This is a pretty good mystery. I was expecting it to be slow, like the first book, but the body was discovered early on but not identified right away. That kept the mystery going. I thought I had it all figured out. Phoebe's problem was incredibly obvious and why Miss Dimple never figured it out before, I don't know. I also thought I knew who the murderer was. I had two suspects and I thought I knew what had happened. I was totally wrong about the identity of the murderer but right about what had happened. I was largely intrigued by the romantic plots. I want to keep reading the series to find out which young men make it home. The author is a skilled writer. The first book in the series is recapped as part of the story instead of just dumped in for recap purposes. The author also works in numerous historical details as seamless parts of the story. I did question where they would get coffee when it was rationed but that was sort of answered at the end. I also wondered at a Hershey bar wrapper but it's October 1943 and such things may have been left over from before rationing or from a serviceman passing through town. I also liked the autumnal details, being set this time of year. It was a little jarring to read about 80 degree weather and peach harvests but that worked to set the scene firmly in the south.

Miss Dimple is a little too matter-of-fact for me. She likes to read mysteries and I suspect she is a throw back to the golden age mystery novel characters. She's not in this book as much as I expected and she doesn't have a lot to do except ask questions. She's more in the background to support her friends and ask the right questions. This is more of an ensemble piece with several people working to put together the clues and solve the mystery. I especially felt sorry for Phoebe and Virginia, who were unwittingly dragged into the mystery. They're both kind people who didn't deserve to be unhappy, especially Phoebe whose husband was not so nice.

I really liked Charlie and Annie and their youthful romances but found them interchangeable. They're both intelligent young women who remain sensible despite being in love during wartime, though they consider giving in to desire. Charlie's Aunt Lou is totally crazy. Not only is she nosy, she comes up with dangerous schemes and drags her sister into them. Charlie's sister Delia and her baby make more of an appearance in this book. Delia is a young mother, lonely and missing her husband. She is torn between missing her carefree youth and being a responsible adult. I think even non-mothers can relate. I felt horrible for Reynolds since everyone knew his wife was fast but he seemed to not know what she had been up to.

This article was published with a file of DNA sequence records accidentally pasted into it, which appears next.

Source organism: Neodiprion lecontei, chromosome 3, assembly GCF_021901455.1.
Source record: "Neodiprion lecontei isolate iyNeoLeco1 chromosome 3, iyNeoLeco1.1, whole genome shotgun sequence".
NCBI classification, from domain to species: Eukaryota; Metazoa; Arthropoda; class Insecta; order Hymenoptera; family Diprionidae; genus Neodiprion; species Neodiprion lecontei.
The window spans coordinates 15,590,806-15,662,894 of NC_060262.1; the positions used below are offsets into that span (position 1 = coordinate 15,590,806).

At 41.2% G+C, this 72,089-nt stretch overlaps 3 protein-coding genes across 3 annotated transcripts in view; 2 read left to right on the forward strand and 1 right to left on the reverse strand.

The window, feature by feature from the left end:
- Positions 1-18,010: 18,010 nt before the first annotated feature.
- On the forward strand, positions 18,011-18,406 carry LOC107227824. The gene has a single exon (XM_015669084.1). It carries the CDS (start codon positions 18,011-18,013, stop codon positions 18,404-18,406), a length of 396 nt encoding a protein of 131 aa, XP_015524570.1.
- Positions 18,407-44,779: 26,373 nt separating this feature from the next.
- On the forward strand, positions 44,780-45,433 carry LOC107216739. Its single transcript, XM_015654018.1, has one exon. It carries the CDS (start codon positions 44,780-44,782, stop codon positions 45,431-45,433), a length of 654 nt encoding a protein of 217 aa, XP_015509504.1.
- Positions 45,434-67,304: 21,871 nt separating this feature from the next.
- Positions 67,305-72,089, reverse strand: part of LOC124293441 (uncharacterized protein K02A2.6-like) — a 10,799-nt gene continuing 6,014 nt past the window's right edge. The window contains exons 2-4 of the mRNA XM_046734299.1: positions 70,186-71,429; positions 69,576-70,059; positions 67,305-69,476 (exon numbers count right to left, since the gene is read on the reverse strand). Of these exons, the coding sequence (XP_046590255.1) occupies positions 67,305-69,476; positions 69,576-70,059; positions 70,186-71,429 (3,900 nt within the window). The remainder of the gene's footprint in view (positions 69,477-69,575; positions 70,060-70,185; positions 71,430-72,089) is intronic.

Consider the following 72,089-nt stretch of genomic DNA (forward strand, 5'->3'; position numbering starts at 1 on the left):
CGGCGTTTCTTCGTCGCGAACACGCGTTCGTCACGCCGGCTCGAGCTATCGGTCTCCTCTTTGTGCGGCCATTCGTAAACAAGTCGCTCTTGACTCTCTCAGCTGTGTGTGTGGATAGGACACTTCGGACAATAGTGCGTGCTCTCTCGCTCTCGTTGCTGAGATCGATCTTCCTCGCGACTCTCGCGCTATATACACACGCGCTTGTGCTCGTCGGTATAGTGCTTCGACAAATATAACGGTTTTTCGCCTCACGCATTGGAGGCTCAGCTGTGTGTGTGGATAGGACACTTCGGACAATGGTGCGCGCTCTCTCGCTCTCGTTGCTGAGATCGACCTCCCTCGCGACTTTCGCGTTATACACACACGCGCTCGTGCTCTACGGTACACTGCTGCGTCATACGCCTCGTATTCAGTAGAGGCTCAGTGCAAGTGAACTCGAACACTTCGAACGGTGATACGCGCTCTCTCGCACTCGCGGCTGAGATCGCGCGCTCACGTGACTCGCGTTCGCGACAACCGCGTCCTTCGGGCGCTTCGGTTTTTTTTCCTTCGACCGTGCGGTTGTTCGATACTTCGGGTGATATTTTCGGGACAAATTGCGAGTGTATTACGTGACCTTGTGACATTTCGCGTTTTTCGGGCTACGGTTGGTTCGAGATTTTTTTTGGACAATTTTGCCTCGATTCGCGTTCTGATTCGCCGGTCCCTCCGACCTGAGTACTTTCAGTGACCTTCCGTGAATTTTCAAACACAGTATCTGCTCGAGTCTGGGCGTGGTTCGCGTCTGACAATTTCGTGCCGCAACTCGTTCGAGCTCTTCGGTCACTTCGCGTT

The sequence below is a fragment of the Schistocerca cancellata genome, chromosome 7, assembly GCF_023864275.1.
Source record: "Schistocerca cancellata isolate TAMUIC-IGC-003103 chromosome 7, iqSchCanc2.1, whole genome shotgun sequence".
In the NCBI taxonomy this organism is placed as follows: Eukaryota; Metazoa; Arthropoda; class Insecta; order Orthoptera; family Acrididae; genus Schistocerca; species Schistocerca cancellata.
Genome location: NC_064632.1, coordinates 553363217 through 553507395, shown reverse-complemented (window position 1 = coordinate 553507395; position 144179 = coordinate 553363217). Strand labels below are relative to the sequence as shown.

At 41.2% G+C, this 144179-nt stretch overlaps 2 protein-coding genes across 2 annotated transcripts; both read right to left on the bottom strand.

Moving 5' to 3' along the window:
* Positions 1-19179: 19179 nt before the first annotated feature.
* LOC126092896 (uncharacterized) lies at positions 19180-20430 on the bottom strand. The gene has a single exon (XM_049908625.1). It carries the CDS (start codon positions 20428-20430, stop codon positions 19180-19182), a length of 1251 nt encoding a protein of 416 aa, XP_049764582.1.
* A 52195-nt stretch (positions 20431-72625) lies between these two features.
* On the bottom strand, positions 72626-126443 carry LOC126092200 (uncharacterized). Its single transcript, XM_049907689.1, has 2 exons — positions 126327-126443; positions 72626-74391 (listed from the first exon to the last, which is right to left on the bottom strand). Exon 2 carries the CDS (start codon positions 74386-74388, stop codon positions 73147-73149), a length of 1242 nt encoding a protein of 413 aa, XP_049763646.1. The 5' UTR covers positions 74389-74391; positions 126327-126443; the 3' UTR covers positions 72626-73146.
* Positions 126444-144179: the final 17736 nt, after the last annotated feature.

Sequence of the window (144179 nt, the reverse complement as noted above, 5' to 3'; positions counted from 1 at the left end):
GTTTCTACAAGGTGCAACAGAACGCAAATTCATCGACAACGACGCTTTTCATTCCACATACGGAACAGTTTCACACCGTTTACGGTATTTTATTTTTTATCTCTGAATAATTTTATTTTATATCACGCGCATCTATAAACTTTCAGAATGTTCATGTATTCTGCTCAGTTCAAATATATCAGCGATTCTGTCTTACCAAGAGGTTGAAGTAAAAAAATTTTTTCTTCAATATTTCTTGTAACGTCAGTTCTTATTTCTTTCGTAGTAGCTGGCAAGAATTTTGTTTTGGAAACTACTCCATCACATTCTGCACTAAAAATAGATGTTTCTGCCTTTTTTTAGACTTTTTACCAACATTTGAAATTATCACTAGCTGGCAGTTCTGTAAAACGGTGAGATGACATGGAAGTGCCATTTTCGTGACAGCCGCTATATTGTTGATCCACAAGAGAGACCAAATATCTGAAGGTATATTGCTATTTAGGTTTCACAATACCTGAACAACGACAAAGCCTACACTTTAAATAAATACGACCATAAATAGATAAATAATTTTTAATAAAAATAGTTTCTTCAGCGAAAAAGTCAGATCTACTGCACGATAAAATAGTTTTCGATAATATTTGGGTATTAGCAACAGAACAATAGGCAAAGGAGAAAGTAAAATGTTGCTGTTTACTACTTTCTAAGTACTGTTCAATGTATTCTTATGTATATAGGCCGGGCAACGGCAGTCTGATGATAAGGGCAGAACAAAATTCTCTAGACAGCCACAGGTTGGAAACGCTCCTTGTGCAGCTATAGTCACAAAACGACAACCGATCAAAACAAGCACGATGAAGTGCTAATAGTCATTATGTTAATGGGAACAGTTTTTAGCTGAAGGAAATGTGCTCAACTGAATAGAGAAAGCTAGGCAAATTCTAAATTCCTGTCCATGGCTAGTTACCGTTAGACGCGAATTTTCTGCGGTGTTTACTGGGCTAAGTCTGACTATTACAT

There were numerous secondary characters. There are some newcomers to Elderberry: Buddy Oglesby, who I wasn't crazy about but he turned out to have some depth. I even liked him in parts but he is a bit immature for a middle-aged man. There's also Coach MacGregor and his wife Millie. I don't know what to make of them. I was surprised at the direction their story took. There's also a new deputy, H.G. Dobbins who seems to be a creepy womanizer. He doesn't respect Annie at any rate and doesn't understand women. He may also be a murderer... or not.

I liked this book enough to want to keep reading, but I don't have the time right now. Maybe this winter I will return to this series. 

To Fudge or Not to Fudge  (Candy-Coated, #2)To Fudge or Not to Fudge by Nancy CoCo--Cozy Mystery

The McMurphy is finally up and running and Jen is booking programs left and right. It's so busy, Allie has to hire part-time help. Allie loves creating fudge and telling stories just as Papa did when he was alive. She loves bringing that magic to people. She also loves her puppy Mal, but when Mal digs up a sock, with a foot bone still inside, Allie is not thrilled. Mal and a St. Bernard named Daisy keep digging up human bones in gardens all over town. The person seems to have been chopped up and put into mulch. This creates numerous complications for local gardeners as well as Trent Jessop's company, who supplied the mulch. Allie is determined to stay out of this investigation. Then Allie's mentor, Peter Thomas, asks her to participate in a reality show fudge-off. Allie refuses, saying she's too busy and isn't interested in TV. Peter points out the show will be good publicity for the McMurphy. When Allie agrees, she never dreamed that the show's publicity turns negative when one of the contestants ends up dead with Allie's fudge next to her. Allie becomes the chief suspect. Will the nightmare never end and the business of business begin? Jen is on Allie's case to have some kind of life outside the hotel and Trent Jessop seems to agree!